7. Do Ramirez and Markstein think passengers will accept whatever security measures the airlines   come up with?
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A Big Change for Argentina

Eduardo Duhalde has reversed a decade-long policy that linked the peso on an equal basis to the U.S. dollar. Argentina's new president blames the peso-dollar pairing for an economy that has not grown since 1998, which he says is the cause of the recent riots that have pummeled Argentina, leaving 27 dead.

Duhalde says breaking the dollar link will make exports cheaper and boost the economy. Many, however, fear that the devaluation of the peso will plunge Argentina back into the kind of massive  inflation that gripped the country in the mid 1980s and early 1990s, culminating in 1991 when inflation there hit 5,000 percent.

Duhalde says he can prevent inflation by fixing prices on survival staples like bread. A populist leader in the party founded by Juan Peron more than 50 years ago, he says the burden of the devalued peso should be borne by banks, oil companies and other bastions of wealth.

One hundred years ago, Argentina was one of the world's richest nations. The picture could not be more different today. One third of the population is currently living in poverty and some 2,000 more people fall below the poverty line every day. Unemployment is currently at 18 percent and growing. 

When he was sworn in as president on Jan. 2, Duhalde became the fifth man to take that office in a span of two weeks.


1. Why is a Argentina depicted as falling in Lurie's cartoon?
2. What does a parachute do for a falling man?
3. Why the dollar sign on the parachute?
4. Why is Argentina shown cutting its chute strings?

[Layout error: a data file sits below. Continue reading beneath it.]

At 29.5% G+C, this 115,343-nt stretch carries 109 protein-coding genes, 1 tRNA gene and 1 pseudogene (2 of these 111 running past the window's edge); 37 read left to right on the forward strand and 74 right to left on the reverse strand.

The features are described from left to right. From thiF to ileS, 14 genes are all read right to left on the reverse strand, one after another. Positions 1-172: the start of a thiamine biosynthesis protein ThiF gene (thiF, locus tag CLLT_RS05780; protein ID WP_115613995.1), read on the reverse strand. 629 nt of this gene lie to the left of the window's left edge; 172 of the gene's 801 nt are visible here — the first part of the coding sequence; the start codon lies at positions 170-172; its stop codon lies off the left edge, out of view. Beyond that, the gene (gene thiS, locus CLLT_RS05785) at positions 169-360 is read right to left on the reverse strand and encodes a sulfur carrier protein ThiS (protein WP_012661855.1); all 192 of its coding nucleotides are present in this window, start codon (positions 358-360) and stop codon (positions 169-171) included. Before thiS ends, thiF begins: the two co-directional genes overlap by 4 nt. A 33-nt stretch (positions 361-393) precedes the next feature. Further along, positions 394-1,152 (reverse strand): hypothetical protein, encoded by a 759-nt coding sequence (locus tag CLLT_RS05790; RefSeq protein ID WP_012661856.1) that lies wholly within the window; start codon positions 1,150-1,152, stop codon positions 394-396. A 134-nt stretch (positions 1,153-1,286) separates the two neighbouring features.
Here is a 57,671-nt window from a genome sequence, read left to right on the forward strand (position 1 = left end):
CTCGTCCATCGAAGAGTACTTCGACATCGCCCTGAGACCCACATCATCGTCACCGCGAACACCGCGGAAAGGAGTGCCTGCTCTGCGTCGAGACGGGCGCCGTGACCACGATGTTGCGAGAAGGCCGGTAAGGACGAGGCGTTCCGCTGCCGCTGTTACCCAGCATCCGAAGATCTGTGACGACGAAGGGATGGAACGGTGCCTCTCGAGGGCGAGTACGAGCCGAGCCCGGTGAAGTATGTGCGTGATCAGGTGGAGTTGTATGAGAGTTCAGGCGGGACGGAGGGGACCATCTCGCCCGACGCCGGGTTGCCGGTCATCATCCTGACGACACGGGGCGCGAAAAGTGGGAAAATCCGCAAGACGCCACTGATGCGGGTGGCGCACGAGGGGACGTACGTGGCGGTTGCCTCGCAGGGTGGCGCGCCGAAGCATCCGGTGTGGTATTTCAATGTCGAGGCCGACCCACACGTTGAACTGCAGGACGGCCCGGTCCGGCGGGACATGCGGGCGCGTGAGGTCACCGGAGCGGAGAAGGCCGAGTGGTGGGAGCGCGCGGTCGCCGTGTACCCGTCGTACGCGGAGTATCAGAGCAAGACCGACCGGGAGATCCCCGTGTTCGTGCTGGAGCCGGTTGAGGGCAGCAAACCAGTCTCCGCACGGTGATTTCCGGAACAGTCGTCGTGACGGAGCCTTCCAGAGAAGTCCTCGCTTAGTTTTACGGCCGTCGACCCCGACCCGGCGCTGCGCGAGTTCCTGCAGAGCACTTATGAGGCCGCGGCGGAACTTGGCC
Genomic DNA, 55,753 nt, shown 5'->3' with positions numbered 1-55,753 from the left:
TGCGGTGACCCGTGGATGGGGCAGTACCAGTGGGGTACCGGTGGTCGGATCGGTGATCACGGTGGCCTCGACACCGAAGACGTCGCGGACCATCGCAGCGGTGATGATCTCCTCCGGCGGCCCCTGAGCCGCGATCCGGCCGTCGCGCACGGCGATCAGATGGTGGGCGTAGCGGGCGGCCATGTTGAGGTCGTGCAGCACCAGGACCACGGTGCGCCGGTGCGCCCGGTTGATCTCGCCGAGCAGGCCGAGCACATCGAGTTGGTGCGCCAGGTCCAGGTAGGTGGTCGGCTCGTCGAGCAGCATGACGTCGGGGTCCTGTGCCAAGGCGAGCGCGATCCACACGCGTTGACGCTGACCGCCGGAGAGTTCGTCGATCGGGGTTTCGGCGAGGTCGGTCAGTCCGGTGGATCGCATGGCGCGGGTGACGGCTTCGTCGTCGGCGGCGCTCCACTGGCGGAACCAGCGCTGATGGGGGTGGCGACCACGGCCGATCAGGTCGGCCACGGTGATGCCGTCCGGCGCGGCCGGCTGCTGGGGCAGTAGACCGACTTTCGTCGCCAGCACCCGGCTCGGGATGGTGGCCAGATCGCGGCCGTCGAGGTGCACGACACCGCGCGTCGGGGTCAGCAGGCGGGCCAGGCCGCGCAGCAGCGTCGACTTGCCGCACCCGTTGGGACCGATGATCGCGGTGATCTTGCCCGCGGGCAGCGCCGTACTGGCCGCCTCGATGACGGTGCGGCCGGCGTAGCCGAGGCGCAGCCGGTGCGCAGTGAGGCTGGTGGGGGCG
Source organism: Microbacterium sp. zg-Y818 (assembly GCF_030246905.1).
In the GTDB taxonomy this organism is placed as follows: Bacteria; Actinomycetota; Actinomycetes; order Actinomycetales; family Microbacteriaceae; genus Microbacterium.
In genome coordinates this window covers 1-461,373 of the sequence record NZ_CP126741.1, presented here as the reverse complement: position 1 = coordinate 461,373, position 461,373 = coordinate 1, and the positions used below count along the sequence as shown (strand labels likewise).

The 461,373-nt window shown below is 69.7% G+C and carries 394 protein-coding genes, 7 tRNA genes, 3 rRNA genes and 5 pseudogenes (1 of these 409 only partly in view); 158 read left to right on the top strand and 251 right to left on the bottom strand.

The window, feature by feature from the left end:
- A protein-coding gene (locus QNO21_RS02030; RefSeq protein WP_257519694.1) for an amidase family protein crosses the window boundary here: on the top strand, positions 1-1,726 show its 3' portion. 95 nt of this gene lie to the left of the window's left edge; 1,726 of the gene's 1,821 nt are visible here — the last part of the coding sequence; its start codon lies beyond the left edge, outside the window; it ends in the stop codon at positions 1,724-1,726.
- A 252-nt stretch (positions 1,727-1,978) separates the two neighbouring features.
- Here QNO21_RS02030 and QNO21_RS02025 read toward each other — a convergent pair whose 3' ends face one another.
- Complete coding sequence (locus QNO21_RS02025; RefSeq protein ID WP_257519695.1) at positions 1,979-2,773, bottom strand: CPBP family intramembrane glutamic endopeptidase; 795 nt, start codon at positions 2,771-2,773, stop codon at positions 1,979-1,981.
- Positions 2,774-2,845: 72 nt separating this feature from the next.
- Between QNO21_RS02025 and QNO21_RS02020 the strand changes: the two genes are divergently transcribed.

5. How is Duhalde like a captain of a ship?
6. Is the direction the ship is traveling in Ramirez's cartoon the way you want to go "full speed ahead"?
7. What's with the name of the ship?
8. Does either cartoonist think Duhalde's decision is a wise one?
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Going After Saddam

Following the recent, rapid gains made against terrorist forces in Afghanistan, there has been much speculation as to what America's next move will be. More specifically, there is a growing debate within the United States over whether President Bush should go after Iraqi Dictator Saddam Hussein.

Bush on Monday may have tipped his hat when he demanded that Hussein allow U.N. inspectors back into his country to search for weapons of mass destruction. Saddam, who was made subject to inspections following his 1990 invasion of Kuwait and subsequent defeat in the Gulf War, permanently expelled inspectors in 1998. 

When reporters asked what would happen to Hussein if he refused, Bush said, "He'll find out." 

In answer to Bush's demand, however, Iraqi ambassador to the U.N. Mohammed Aldouri said, "We will not permit weapons inspectors. We have nothing to inspect."


1. What does a fortune teller see?
2. Why would Saddam Hussein be interested in this information?
3. Why would the fortune teller in Luckovich's cartoon need payment up front?
Will running away do Saddam any good?
5. Do the cartoonists agree on what the U.S.' next move will be? What will it be?
  click here for answers